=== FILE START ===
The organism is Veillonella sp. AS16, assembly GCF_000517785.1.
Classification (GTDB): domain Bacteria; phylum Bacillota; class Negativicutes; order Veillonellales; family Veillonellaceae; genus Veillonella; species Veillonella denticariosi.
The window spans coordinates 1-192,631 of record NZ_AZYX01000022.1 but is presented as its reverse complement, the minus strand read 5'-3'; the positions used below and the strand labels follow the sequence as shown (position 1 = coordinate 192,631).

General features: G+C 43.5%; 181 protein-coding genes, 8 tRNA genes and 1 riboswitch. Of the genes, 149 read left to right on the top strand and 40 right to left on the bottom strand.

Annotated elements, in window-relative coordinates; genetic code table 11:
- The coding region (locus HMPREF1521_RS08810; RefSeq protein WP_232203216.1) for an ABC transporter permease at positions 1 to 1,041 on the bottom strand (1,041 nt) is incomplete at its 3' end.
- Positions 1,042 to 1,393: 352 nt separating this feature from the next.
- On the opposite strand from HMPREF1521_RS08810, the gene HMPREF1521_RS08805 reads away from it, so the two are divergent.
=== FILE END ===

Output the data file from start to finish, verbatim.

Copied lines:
The organism is Veillonella sp. AS16, assembly GCF_000517785.1.
Classification (GTDB): domain Bacteria; phylum Bacillota; class Negativicutes; order Veillonellales; family Veillonellaceae; genus Veillonella; species Veillonella denticariosi.
The window spans coordinates 1-192,631 of record NZ_AZYX01000022.1 but is presented as its reverse complement, the minus strand read 5'-3'; the positions used below and the strand labels follow the sequence as shown (position 1 = coordinate 192,631).

General features: G+C 43.5%; 181 protein-coding genes, 8 tRNA genes and 1 riboswitch. Of the genes, 149 read left to right on the top strand and 40 right to left on the bottom strand.

Annotated elements, in window-relative coordinates; genetic code table 11:
- The coding region (locus HMPREF1521_RS08810; RefSeq protein WP_232203216.1) for an ABC transporter permease at positions 1 to 1,041 on the bottom strand (1,041 nt) is incomplete at its 3' end.
- Positions 1,042 to 1,393: 352 nt separating this feature from the next.
- On the opposite strand from HMPREF1521_RS08810, the gene HMPREF1521_RS08805 reads away from it, so the two are divergent.